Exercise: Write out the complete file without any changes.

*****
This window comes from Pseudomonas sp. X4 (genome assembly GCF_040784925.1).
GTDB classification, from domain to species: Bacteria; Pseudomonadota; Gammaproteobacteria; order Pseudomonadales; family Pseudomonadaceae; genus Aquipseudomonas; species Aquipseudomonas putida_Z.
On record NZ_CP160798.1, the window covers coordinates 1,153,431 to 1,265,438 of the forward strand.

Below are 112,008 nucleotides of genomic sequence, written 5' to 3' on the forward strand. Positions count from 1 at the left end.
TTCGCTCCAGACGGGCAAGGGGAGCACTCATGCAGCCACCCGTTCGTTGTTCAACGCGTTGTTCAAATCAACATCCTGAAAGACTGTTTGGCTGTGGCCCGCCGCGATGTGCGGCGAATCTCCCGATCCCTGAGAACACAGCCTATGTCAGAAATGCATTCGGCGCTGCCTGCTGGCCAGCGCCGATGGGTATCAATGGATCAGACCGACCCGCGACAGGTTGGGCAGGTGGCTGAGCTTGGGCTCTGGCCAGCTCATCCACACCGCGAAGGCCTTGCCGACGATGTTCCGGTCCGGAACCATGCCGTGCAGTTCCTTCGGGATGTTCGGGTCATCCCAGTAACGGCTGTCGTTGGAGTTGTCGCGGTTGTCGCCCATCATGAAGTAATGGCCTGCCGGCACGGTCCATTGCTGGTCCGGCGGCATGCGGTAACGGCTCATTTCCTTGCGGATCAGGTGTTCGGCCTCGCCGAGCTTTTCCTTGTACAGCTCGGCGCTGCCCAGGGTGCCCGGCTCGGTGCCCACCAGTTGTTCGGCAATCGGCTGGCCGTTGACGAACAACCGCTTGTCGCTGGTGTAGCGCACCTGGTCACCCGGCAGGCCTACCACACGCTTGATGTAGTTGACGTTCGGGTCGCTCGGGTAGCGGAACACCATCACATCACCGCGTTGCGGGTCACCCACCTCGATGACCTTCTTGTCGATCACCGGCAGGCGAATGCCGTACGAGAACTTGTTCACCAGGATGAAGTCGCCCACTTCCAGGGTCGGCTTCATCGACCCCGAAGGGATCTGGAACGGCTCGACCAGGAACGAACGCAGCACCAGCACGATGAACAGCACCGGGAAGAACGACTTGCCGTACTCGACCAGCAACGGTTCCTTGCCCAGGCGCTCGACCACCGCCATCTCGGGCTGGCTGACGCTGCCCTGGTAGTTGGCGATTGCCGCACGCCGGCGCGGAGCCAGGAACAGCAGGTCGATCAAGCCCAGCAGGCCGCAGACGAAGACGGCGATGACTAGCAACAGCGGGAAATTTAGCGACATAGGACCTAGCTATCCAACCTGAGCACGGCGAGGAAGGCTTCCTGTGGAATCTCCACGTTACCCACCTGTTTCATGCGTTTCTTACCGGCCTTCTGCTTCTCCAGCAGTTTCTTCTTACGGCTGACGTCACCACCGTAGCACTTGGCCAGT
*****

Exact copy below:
This window comes from Pseudomonas sp. X4 (genome assembly GCF_040784925.1).
GTDB classification, from domain to species: Bacteria; Pseudomonadota; Gammaproteobacteria; order Pseudomonadales; family Pseudomonadaceae; genus Aquipseudomonas; species Aquipseudomonas putida_Z.
On record NZ_CP160798.1, the window covers coordinates 1,153,431 to 1,265,438 of the forward strand.

Below are 112,008 nucleotides of genomic sequence, written 5' to 3' on the forward strand. Positions count from 1 at the left end.
TTCGCTCCAGACGGGCAAGGGGAGCACTCATGCAGCCACCCGTTCGTTGTTCAACGCGTTGTTCAAATCAACATCCTGAAAGACTGTTTGGCTGTGGCCCGCCGCGATGTGCGGCGAATCTCCCGATCCCTGAGAACACAGCCTATGTCAGAAATGCATTCGGCGCTGCCTGCTGGCCAGCGCCGATGGGTATCAATGGATCAGACCGACCCGCGACAGGTTGGGCAGGTGGCTGAGCTTGGGCTCTGGCCAGCTCATCCACACCGCGAAGGCCTTGCCGACGATGTTCCGGTCCGGAACCATGCCGTGCAGTTCCTTCGGGATGTTCGGGTCATCCCAGTAACGGCTGTCGTTGGAGTTGTCGCGGTTGTCGCCCATCATGAAGTAATGGCCTGCCGGCACGGTCCATTGCTGGTCCGGCGGCATGCGGTAACGGCTCATTTCCTTGCGGATCAGGTGTTCGGCCTCGCCGAGCTTTTCCTTGTACAGCTCGGCGCTGCCCAGGGTGCCCGGCTCGGTGCCCACCAGTTGTTCGGCAATCGGCTGGCCGTTGACGAACAACCGCTTGTCGCTGGTGTAGCGCACCTGGTCACCCGGCAGGCCTACCACACGCTTGATGTAGTTGACGTTCGGGTCGCTCGGGTAGCGGAACACCATCACATCACCGCGTTGCGGGTCACCCACCTCGATGACCTTCTTGTCGATCACCGGCAGGCGAATGCCGTACGAGAACTTGTTCACCAGGATGAAGTCGCCCACTTCCAGGGTCGGCTTCATCGACCCCGAAGGGATCTGGAACGGCTCGACCAGGAACGAACGCAGCACCAGCACGATGAACAGCACCGGGAAGAACGACTTGCCGTACTCGACCAGCAACGGTTCCTTGCCCAGGCGCTCGACCACCGCCATCTCGGGCTGGCTGACGCTGCCCTGGTAGTTGGCGATTGCCGCACGCCGGCGCGGAGCCAGGAACAGCAGGTCGATCAAGCCCAGCAGGCCGCAGACGAAGACGGCGATGACTAGCAACAGCGGGAAATTTAGCGACATAGGACCTAGCTATCCAACCTGAGCACGGCGAGGAAGGCTTCCTGTGGAATCTCCACGTTACCCACCTGTTTCATGCGTTTCTTACCGGCCTTCTGCTTCTCCAGCAGTTTCTTCTTACGGCTGACGTCACCACCGTAGCACTTGGCCAGT